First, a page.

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More on Care Transitions and Social Services

What caregiving resources exist for a loved one with a prosthetic leg? Robyn Golden shares her advice on this and more

Q: My husband is in a nursing home because he can't walk on his own. He also has dementia. I don't think he's getting the best care, so I want to bring him home. He'll need 24-hour care. How can we do this?

A: It's important to think about how you came to the decision to put your husband in a nursing home in the first place. Are things that different now? You may want to consider ways to improve the care where he is or look for another facility, before bringing him home for 24-hour care. Consider, too, that people with dementia get more stimulation in an environment with other people around than at home in a one-on-one situation. If you do bring him home, realize that 24-hour care can be expensive and tricky to manage. Also, you will need to be comfortable with a third person in the house all the time. It's possible to find good care.

I prefer to go through an agency. That way you have someone supervising the situation, managing employees and making sure there is backup care. Or you can go on the private market and use someone who is recommended. That works well, too. There is a whole realm of private care managers who can help coordinate and provide oversight. Once your husband is home, you become not only a hands-on caregiver again but also a business employer, and that's not a good fit for everybody.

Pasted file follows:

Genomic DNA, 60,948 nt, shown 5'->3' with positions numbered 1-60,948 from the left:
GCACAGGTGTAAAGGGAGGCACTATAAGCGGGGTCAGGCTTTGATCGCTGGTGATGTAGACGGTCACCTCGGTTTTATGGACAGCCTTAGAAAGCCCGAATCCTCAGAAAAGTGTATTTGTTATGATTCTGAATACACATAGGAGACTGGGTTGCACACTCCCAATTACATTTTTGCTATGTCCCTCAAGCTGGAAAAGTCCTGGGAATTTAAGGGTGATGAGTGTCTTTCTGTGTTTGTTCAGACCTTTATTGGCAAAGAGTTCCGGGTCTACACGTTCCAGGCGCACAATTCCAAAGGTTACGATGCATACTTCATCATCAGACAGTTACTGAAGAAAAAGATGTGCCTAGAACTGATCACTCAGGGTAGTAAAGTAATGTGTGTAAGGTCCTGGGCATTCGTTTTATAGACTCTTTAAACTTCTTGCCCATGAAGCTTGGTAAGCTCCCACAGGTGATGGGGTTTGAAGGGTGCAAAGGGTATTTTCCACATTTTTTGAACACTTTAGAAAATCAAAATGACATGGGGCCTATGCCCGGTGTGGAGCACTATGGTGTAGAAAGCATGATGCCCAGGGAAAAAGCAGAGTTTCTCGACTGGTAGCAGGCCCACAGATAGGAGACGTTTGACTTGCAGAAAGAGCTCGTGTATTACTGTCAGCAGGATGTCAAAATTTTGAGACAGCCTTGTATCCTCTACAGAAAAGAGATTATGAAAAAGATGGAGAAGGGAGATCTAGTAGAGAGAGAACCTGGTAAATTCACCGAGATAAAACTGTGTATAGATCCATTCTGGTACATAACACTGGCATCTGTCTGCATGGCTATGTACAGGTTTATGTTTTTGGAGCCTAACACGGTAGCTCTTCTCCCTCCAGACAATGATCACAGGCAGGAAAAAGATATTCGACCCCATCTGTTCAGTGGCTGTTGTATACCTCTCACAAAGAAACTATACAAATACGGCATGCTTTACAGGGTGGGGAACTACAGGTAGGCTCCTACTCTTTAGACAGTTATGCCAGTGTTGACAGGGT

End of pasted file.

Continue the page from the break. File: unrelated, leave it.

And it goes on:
Ask the Caregiving Expert - April 9, Portrait of senior man smiling with woman looking away


Stimulation in an environment with other people is important for those with dementia.

Q: How do I find resources to care for my father-in-law, who recently had a leg amputated? He is 72 years old and also has several medical conditions such as diabetes and high blood pressure. We plan to care for him at home after he's released from the facility. I'll need to find a hospital bed and learn how to care for his prosthetic leg.

A: Ask your physician, who should be connected with social workers to help you navigate these resources. Home health care agencies also are helpful at finding medical equipment, such as a medical bed, and helping people learn how to take care of a prosthesis. To find home health agencies, go to your area council on aging, or consult with your discharge planning professional at the hospital or rehab agency. Check out the quality of home health care agencies on the Center for Medicare and Medicaid Services website.

Q: How do I determine if my 92-year-old mother, who has dementia, should be moved from her assisted-living facility to skilled nursing care?

A: When you hear from staff that there is a problem, things are being missed or her needs aren't being met. It could be behavioral — your mom is not getting along at the dinner table or others are having a hard time understanding her when she speaks. Or she may look thinner or not be taking her medicine. If she begins to wander in the neighborhood, it could be an issue of safety. Request a meeting with those in the assisted-living facility. Talk to the aides, nurses, a social worker or director on her floor. Some assisted-living facilities are better at dealing with dementia than others. Also, whoever is treating her dementia — a geriatrician or a memory center treating her cognitive issues — should weigh in on your mother's condition to see if her health status has changed before making the move.

Robyn Golden, LCSW, is director of health and aging for Rush University Medical Center in Chicago; she is also a member of the AARP Caregiving Advisory Panel.